The National Museum of the Royal Navy museums and attractions are now open - please check museum pages for opening times.

Pre-booking is essential and we encourage visitors to wear masks for their safety and the safety of others.

HMS Caroline remains temporarily closed. Find The Latest COVID-19 Updates Here.


Royal Marines FAQS

New Royal Marines Museum FAQs



The Royal Marines Museum at Eastney was closed in 2017 after being deemed no longer fit for purpose.  Conditions within the 150-year-old building itself presented a clear risk to a nationally significant collection with over two million items kept in over 20 stores across five floors.

The cost of keeping the site open was prohibitively expensive.  In addition, due to its remote location away from public transport links, the site welcomed less than 40,000 visitors per year. The new Royal Marines Museum will not only help us to safeguard and showcase artefacts more effectively but being based in Portsmouth Historic Dockyard will give the 850,000 annual visitors to the site, which is the UK’s premier destination for naval heritage, the chance to explore the Royal Marine’s story.

The galleries will be situated in Boathouse 6, a short walk from HMS Victory and opposite HMS Warrior, placing the unique history of the Corps in its rightful place within the wider story of the Royal Navy. The architecture of the Victorian Mess at Eastney was restrictive and incompatible with our vision to create a world leading museum befitting the 350+ year history of the Royal Marines. With large open plan floors, the Boathouse offers a flexible format that will endure and enable us to respond to and share the unfolding story of the Royal Marines now and for future generations. Physical access for veterans, some of whom are injured, and serving personnel, will be greatly improved, creating a space they can call their own.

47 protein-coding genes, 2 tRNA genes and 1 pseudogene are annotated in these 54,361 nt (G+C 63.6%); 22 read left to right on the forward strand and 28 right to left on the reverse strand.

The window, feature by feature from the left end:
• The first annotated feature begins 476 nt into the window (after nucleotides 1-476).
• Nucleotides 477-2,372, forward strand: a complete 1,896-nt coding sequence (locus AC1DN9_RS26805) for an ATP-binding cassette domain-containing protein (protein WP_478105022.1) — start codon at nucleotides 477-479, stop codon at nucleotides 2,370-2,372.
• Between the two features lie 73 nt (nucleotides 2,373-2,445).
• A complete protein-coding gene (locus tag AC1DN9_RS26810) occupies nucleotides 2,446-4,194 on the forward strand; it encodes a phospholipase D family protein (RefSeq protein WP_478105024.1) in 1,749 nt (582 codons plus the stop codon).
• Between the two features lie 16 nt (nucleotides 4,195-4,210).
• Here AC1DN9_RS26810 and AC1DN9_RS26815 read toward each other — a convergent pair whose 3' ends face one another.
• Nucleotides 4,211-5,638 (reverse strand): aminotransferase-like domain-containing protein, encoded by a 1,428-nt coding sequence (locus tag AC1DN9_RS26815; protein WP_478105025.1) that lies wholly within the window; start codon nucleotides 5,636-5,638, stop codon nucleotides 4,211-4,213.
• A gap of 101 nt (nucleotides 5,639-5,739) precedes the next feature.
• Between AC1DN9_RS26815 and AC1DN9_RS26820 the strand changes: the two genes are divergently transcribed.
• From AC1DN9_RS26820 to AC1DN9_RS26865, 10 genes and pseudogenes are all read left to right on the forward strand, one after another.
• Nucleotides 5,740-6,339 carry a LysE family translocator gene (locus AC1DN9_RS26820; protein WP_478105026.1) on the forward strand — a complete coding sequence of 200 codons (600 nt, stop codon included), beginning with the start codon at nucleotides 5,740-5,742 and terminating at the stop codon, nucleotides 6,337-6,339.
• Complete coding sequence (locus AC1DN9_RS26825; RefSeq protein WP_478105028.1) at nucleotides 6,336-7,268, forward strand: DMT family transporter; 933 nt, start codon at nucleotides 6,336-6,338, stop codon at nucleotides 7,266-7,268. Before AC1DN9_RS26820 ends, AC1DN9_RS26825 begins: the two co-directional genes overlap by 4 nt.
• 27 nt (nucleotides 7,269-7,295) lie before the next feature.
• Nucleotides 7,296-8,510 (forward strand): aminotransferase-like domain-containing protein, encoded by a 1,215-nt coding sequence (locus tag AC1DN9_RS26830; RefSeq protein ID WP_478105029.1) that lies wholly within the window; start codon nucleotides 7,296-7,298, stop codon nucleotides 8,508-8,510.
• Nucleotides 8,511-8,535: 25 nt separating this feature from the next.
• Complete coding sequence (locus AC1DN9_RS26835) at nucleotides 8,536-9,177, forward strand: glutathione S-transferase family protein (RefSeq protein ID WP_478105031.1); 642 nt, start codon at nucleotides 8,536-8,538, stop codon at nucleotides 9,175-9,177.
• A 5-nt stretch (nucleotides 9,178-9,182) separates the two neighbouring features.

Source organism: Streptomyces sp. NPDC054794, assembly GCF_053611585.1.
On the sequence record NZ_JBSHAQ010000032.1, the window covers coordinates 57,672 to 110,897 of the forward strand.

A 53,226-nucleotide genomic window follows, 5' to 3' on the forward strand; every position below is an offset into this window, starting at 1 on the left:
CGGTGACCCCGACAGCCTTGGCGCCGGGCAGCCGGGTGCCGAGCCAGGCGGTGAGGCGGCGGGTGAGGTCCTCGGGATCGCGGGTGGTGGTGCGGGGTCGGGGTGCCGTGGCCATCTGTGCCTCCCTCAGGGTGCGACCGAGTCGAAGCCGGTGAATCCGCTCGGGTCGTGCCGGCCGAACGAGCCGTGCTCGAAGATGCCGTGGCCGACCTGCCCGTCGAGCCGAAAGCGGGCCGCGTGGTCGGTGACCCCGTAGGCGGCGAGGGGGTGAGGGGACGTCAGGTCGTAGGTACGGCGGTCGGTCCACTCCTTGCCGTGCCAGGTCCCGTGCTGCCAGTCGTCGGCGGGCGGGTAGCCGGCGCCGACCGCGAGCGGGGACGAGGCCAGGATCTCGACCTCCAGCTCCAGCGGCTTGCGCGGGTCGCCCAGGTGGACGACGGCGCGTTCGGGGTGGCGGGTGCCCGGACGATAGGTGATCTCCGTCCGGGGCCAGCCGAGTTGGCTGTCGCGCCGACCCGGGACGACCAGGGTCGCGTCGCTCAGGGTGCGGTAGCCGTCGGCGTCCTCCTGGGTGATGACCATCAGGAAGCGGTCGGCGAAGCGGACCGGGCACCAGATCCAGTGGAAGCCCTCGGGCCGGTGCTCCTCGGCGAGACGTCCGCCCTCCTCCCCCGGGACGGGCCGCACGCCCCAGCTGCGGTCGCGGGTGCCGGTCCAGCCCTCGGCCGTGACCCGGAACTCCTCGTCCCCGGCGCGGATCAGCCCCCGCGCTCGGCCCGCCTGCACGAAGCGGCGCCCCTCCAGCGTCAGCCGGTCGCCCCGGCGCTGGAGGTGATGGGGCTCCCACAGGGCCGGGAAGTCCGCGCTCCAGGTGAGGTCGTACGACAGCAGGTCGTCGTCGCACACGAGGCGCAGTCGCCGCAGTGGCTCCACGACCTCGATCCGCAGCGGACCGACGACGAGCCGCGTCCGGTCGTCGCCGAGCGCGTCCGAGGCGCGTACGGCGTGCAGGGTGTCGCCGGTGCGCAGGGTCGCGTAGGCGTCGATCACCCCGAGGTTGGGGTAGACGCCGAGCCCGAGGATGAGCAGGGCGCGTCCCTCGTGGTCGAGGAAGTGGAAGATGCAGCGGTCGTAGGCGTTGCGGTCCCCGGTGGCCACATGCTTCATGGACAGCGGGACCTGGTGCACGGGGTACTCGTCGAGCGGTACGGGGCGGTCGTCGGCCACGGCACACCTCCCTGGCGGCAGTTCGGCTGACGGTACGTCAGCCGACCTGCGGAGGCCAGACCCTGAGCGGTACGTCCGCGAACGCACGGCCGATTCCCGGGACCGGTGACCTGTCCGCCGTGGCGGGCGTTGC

Following the closure of Eastney, the National Museum has been working to ensure that all items, from the smallest medal to very large paintings and cannon, are catalogued, their condition assessed, scanned, stored safely to museum standards and treated by the conservation team if required. If you have donated an artefact to the museum, this will be part of this collection move. A team of five are working daily on this.

As a result of this 18-month long project, we have had to change the way the museum responds to historical research enquiries or requests for access to the collections as well as facilitating research appointments and reproduction requests.



The current cost estimate for the project is £9.8m. The National Museum hopes to raise the majority of this through the sale of Eastney and a renewed £3.9m application to the National Lottery Heritage Fund which will be submitted later this year. The site at Eastney is currently on the market. Once requisite funding is secured we will proceed as quickly as possible and aim to be on site in 2021 and be open in early 2022. We do need to raise £5 million.



The memorial garden at Eastney will remain, with full public access being maintained. This is a condition of the site sale.




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